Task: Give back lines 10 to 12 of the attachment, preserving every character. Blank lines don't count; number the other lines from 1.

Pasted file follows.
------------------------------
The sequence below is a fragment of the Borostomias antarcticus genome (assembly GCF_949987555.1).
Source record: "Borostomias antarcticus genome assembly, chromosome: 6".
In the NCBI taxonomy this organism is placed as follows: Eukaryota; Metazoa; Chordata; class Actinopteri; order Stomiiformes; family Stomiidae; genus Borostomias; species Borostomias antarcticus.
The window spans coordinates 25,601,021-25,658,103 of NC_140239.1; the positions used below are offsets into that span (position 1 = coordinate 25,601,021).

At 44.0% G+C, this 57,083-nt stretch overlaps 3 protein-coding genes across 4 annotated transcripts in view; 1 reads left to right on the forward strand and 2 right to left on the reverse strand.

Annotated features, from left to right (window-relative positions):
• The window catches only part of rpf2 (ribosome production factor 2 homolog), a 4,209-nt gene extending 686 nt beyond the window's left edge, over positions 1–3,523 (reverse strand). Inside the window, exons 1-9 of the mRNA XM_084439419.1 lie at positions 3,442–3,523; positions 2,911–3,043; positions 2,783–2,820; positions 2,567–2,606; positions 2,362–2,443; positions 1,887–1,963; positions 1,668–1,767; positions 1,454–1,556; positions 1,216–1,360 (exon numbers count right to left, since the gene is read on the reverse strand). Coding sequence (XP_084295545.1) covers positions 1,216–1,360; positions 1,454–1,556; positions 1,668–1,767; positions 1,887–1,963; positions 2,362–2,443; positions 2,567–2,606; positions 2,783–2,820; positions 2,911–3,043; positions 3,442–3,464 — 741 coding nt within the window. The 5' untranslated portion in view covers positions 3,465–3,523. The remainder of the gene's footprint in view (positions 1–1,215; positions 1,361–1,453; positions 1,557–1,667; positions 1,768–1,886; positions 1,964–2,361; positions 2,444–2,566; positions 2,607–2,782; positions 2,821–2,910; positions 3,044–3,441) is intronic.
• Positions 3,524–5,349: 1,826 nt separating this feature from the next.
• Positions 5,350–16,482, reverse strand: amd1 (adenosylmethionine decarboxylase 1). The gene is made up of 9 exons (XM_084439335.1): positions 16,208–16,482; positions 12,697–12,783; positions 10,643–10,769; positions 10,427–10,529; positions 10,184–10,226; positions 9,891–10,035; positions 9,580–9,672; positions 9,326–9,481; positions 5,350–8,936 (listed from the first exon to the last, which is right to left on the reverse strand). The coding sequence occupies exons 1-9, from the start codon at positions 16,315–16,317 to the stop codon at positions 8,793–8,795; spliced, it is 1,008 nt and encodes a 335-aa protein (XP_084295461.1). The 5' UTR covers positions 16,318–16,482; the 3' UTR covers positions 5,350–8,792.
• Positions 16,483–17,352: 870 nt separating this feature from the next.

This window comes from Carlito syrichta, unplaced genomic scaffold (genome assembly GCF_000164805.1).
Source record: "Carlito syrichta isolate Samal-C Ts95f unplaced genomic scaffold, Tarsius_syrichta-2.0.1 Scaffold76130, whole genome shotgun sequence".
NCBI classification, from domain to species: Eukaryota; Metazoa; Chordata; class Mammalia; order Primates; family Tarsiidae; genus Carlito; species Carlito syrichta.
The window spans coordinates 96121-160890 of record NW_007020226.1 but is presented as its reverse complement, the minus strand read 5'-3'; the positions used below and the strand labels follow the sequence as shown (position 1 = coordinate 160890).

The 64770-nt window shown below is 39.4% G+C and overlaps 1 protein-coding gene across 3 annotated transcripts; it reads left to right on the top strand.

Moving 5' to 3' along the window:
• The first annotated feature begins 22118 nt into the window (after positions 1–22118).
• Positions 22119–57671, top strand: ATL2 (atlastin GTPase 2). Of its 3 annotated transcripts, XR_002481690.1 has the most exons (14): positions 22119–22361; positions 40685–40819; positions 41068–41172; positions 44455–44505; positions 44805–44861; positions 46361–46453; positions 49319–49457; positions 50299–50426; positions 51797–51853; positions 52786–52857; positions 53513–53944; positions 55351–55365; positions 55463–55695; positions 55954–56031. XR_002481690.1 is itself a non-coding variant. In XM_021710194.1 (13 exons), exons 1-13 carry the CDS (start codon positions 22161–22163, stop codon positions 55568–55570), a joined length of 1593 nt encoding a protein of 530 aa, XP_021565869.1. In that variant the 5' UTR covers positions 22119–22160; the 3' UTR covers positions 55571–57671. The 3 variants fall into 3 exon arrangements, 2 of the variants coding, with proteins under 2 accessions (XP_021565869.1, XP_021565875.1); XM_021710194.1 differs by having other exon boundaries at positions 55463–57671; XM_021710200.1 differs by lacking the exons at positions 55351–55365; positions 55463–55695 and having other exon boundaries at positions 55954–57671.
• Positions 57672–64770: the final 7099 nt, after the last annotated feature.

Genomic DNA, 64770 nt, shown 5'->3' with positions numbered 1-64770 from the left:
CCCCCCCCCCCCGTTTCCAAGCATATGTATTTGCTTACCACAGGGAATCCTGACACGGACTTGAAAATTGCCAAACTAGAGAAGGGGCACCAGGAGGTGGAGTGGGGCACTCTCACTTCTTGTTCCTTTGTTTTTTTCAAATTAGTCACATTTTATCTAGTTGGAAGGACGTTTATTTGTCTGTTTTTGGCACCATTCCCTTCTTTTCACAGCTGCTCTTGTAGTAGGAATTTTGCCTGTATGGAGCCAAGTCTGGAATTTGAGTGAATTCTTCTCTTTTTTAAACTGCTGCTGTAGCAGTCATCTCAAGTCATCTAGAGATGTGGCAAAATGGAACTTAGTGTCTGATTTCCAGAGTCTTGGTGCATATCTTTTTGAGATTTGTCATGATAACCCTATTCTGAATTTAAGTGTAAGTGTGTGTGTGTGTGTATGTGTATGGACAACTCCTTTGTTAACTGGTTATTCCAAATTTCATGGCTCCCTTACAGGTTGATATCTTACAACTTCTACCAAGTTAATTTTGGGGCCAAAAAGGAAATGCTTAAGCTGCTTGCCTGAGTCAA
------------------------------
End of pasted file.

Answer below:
• Positions 16,483–17,352: 870 nt separating this feature from the next.

This window comes from Carlito syrichta, unplaced genomic scaffold (genome assembly GCF_000164805.1).
Source record: "Carlito syrichta isolate Samal-C Ts95f unplaced genomic scaffold, Tarsius_syrichta-2.0.1 Scaffold76130, whole genome shotgun sequence".